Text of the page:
When you live with anxiety and depression, every day is a constant mental battle.
It's forcing myself to get out of the house at least once, even when I have absolutely no motivation. It is accidentally not saying something as simple or hey or bye and then thinking the person hates you, even though that probably isn't true. It's being scared to even talk because of being self-conscious that word salad is going to come out or sound completely stupid.
When I first started writing, I wrote about how understanding my family history has helped with this. It has, but I still sometimes find myself where my understanding is still not enough. That's when it gets bad. When the days are harder and the motivation takes more effort to find. My family history has helped me understand more of myself, but I think there is an underlying lesson that has taken me many years to learn: It is OK to not be OK.
Yes, I have heard this before, but collectively as a society, we don't actually believe this. For a long time, I would completely disregard it when someone would tell me this. I would ignore it because it made me feel weak. I was already feeling physically ill, but even more so, I felt hopeless. That being said, the last thing I wanted to feel was weak or small.
That's the thing with depression and anxiety--they take every emotion you have and send them into a tailspin. I got to the point where I mentally couldn't allow myself to be happy. My brain would not allow me to. I would blame everything on any little thing external because I did not want to feel broken.
I did not allow myself to feel broken or weak. I did not allow myself to feel or emote, which turned into a massive problem long-term. Looking back, it even caused short-term problems I could not see. I would shut myself off to everyone. I said everything was good, college was great, and I was living the best life and the life I was happiest in. I lied to my family, to my friends, to everyone around me because I could not bear the thought of being a burden to them. I could not and would not worry them with my problems because I know they have their own lives and their own sets of problems.
My senior year of high school was not one for the faint of heart. Life started to hit me hard. Beyond all the typical stresses seniors face, my grandpa and uncle died to a monster that I like to call lymphoma. My granny went into assisted living, and not once did I take the time to process any of it. I should have taken a gap semester or at least stayed at home for a semester and then gone to school. Every single time I thought of the idea, I kept dismissing the thought because I felt ashamed, and part of that is because of the stigma surrounding mental health.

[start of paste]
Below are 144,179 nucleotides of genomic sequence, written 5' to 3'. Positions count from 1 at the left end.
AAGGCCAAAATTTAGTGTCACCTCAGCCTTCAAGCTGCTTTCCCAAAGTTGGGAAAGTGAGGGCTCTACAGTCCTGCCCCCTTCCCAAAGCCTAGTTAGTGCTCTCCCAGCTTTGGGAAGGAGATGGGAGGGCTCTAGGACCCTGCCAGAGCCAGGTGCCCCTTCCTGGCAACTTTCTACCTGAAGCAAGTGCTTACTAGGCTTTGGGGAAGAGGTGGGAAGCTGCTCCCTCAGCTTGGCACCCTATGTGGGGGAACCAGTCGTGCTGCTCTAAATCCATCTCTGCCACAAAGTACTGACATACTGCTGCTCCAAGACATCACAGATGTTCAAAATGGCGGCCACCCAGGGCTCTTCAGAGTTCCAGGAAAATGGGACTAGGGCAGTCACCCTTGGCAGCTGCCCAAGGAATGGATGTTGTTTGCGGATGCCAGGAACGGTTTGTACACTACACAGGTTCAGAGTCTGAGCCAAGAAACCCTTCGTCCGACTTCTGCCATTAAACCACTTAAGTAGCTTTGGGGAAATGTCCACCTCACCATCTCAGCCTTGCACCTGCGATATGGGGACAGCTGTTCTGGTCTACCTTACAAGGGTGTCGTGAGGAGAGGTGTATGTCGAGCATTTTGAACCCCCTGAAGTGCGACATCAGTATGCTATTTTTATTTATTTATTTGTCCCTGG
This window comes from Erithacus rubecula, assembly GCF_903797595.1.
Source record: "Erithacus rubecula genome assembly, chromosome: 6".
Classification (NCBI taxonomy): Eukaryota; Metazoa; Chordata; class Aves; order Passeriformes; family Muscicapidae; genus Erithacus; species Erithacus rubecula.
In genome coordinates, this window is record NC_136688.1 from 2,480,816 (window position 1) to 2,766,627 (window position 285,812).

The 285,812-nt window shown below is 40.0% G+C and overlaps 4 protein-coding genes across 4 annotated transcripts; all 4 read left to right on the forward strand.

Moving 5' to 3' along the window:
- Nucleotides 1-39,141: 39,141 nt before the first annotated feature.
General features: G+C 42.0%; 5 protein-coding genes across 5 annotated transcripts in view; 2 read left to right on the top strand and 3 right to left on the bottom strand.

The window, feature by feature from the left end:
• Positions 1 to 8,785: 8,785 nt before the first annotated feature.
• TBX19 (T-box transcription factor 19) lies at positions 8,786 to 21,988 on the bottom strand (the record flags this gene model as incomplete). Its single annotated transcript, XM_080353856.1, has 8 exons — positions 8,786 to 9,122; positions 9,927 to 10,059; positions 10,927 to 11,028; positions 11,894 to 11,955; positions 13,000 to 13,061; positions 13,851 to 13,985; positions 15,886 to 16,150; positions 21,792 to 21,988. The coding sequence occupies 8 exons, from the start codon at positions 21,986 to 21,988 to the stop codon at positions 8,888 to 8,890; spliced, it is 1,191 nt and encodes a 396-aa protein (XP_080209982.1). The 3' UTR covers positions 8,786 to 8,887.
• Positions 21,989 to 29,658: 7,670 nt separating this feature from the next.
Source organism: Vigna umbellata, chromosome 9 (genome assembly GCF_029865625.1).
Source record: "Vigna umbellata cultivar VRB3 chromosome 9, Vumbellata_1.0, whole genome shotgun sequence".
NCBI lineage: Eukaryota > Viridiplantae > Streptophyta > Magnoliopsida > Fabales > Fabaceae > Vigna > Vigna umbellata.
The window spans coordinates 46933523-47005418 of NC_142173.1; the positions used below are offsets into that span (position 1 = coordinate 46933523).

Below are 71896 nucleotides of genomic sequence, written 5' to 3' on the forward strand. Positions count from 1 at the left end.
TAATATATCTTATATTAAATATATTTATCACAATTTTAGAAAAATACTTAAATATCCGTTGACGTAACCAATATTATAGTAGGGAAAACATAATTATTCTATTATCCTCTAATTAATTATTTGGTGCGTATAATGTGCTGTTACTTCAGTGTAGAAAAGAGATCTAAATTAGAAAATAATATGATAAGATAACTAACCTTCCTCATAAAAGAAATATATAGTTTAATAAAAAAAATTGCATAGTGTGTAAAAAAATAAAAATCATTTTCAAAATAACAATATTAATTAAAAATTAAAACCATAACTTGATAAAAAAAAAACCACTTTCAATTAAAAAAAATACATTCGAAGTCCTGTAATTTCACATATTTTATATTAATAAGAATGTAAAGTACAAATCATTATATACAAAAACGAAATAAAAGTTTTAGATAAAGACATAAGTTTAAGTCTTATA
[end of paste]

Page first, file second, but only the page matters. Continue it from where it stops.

Two years later, l look back and realize I should have been OK with not being OK.
I know now that I was wrong. It's OK to not be OK, but so many people still don't believe that.
Even in 2018, there is still a very real stigma. Especially when you live in the Bible Belt. For a long time, I thought I wasn't allowed to feel broken. This was not my dad's fault or anyone really around me. I live in a conservative state that has never taken mental health seriously nor does it want to.
There have been cutbacks upon cutbacks on the state's mental health budget. It showed me that the state does not care. Then, there were the statistics and my own family's battle with mental health. Statistically, women do not get taken seriously when it comes to depression, anxiety, pain or a countless number of other very common things. To add to the stats, my grandmother never ever got taken seriously, and she lived in red states just like me.
No one ever told her that it is OK to not be OK, and I believed them.
Now I see it is OK to feel and not be OK because we are humans with souls that are allowed to feel.
Sometimes, we say words to comfort people like "I'm sorry," or something remotely similar. Instead of saying "I'm sorry" or something similar, try saying it is OK and meaning it. Give them a hug. Do anything but say "I'm sorry" because trust me, what we need isn't sympathy but rather understanding and caring.
We have to change. It isn't easy, but it is necessary.